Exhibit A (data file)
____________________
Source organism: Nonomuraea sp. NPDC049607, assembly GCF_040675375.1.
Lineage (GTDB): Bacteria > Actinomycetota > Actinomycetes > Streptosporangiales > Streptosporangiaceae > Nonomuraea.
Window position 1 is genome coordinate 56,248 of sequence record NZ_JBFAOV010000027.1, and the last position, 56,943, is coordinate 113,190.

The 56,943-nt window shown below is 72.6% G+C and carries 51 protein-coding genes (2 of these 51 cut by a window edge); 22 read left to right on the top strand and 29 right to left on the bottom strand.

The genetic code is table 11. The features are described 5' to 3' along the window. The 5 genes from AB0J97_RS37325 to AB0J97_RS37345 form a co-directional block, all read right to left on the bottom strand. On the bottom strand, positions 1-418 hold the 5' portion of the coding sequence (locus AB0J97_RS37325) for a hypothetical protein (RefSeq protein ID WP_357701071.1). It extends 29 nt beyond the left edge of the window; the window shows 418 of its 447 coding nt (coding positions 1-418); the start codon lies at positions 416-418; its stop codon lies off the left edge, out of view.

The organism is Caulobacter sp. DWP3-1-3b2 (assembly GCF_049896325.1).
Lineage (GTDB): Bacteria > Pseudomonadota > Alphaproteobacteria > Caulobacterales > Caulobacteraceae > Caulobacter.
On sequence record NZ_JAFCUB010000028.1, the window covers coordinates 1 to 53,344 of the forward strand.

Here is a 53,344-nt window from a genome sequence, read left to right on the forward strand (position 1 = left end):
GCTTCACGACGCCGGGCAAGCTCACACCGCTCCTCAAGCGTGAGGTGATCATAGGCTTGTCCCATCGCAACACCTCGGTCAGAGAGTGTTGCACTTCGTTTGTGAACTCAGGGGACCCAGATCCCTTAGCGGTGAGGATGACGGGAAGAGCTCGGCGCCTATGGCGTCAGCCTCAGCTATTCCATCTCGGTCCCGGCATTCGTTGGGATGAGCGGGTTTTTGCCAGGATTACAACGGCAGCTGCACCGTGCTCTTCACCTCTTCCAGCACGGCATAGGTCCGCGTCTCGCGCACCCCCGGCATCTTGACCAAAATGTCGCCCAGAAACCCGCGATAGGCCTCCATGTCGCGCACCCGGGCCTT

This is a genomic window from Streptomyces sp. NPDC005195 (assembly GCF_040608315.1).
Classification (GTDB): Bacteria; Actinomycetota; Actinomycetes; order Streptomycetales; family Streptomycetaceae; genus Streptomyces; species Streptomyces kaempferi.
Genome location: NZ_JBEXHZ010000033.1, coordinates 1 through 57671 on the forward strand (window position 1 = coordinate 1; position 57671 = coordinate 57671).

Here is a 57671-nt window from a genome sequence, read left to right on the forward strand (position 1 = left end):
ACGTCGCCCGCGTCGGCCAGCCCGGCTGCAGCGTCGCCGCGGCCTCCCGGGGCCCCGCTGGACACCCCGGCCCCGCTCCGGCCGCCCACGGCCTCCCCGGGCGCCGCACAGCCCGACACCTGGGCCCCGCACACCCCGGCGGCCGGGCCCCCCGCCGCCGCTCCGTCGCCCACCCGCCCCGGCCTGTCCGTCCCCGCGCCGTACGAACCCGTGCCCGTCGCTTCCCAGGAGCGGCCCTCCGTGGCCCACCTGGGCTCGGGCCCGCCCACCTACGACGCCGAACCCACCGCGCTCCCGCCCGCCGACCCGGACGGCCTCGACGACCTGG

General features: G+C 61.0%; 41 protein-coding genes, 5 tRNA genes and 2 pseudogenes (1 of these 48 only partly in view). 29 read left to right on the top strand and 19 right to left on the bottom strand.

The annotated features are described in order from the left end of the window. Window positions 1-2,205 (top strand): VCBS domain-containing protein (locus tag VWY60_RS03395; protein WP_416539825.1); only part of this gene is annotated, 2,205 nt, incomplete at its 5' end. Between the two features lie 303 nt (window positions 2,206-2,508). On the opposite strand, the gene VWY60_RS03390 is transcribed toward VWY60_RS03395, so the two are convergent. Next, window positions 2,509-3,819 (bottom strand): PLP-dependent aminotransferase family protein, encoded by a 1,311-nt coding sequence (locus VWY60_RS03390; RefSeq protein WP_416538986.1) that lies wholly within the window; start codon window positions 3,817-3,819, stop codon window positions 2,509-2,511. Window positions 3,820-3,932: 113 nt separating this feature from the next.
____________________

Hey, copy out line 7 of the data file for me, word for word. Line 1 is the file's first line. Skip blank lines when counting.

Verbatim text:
Lineage (GTDB): Bacteria > Pseudomonadota > Alphaproteobacteria > Caulobacterales > Caulobacteraceae > Caulobacter.